After several misfires I managed to get down to Toronto for a followup eye test and got finished early enough to get over to the Art Gallery of Ontario. My first visit since it has been reconstructed.
I was lucky enough to get a tip to grab a 20% off coupon for admission and chose to go whole hog and see the special exhibition, Drama and Desire about the cross pollination of art and theatre in the period 1789 – 1910. I enjoyed that.
I also went looking for the photography section and had to ask a security guard if I was in the right neck of the woods. I was right, but it was closed and empty. He remarked that they were not sure it was going to come back, that photography would not be re-exhibited. I found that surprising. I have over the years made an effort to get down to see some of their special photography exhibits.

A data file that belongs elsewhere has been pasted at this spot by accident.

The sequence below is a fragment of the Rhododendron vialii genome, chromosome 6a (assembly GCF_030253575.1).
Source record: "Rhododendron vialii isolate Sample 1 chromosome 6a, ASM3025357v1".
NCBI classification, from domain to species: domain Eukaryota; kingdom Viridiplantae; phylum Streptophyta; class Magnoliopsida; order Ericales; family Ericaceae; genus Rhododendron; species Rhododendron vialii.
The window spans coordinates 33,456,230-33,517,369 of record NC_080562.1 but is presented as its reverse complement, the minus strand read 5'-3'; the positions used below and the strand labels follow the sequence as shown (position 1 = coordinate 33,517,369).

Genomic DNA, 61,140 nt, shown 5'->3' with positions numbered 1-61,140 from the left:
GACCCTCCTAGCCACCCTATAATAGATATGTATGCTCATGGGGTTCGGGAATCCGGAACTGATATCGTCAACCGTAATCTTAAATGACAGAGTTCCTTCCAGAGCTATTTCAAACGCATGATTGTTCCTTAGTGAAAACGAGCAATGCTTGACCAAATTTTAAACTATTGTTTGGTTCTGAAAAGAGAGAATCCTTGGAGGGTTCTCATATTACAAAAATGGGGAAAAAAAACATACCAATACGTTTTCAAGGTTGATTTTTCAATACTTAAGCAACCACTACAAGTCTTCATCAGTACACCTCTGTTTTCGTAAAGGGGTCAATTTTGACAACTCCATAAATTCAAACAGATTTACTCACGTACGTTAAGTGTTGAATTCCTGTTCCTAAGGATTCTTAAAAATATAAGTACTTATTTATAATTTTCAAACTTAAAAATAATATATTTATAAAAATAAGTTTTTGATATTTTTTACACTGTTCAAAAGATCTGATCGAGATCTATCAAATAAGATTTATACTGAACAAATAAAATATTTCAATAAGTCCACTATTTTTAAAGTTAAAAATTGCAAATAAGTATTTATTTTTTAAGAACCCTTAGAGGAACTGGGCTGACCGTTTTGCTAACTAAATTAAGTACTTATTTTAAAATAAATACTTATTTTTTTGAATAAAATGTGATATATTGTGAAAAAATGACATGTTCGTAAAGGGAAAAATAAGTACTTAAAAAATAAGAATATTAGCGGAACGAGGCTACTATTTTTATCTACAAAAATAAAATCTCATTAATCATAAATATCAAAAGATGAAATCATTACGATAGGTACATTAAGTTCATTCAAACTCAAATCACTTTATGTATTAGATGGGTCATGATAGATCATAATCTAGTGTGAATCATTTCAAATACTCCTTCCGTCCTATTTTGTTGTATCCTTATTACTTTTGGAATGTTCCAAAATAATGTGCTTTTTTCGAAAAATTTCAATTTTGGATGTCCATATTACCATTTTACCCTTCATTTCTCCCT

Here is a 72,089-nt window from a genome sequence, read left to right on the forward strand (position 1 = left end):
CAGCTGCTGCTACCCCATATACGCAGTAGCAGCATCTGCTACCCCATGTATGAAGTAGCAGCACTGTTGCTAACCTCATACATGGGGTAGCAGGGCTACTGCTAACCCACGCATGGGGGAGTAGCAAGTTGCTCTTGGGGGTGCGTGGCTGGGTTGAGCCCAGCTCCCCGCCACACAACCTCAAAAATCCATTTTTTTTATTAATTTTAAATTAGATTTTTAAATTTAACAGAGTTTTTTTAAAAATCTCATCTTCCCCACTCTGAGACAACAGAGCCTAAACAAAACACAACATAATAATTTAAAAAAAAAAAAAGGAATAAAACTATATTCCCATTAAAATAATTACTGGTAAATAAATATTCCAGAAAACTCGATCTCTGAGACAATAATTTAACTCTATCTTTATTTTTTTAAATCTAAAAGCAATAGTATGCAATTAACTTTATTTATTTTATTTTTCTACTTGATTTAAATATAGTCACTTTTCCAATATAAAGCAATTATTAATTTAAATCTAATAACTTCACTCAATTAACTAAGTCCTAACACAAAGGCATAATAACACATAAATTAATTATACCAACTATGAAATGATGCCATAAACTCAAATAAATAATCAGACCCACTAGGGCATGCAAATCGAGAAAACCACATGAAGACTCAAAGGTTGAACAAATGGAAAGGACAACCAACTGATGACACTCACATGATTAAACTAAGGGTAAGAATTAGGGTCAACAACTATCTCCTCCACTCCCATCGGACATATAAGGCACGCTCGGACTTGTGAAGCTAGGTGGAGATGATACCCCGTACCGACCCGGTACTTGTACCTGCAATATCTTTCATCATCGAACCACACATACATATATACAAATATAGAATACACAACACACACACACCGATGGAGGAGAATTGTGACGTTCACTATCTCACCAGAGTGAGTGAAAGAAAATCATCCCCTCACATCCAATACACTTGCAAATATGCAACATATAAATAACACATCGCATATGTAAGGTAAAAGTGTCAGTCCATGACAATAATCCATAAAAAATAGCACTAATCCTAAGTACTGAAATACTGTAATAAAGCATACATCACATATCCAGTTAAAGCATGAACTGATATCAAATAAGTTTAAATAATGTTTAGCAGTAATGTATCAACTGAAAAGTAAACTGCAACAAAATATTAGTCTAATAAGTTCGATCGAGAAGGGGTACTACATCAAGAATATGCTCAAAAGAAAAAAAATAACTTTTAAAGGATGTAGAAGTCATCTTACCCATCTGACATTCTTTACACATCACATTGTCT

I pored over my multipage guide to the AGO and noticed something called the Thomson Collection of Ship Models. I went down to see what that might be. There are some 130 large ship models. Thomson’s personal collection. He donated a lot of other art. In fact, in a sense it is no longer the Art Gallery of Ontario but the Thomson Gallery of Art and Ship Models. If Toronto was a maritime city, I might be able to buy this central display of stuff, but it is not Halifax of Vancouver. I looked at a lot of the models and few seemed to have any connection to Canada. I had to puzzle over the loss of the photographic art display and the gain of the ship models. I am still trying to figure that out.
One thing is real clear. I won’t be rushing back to Thomson’s hobby shop any time soon.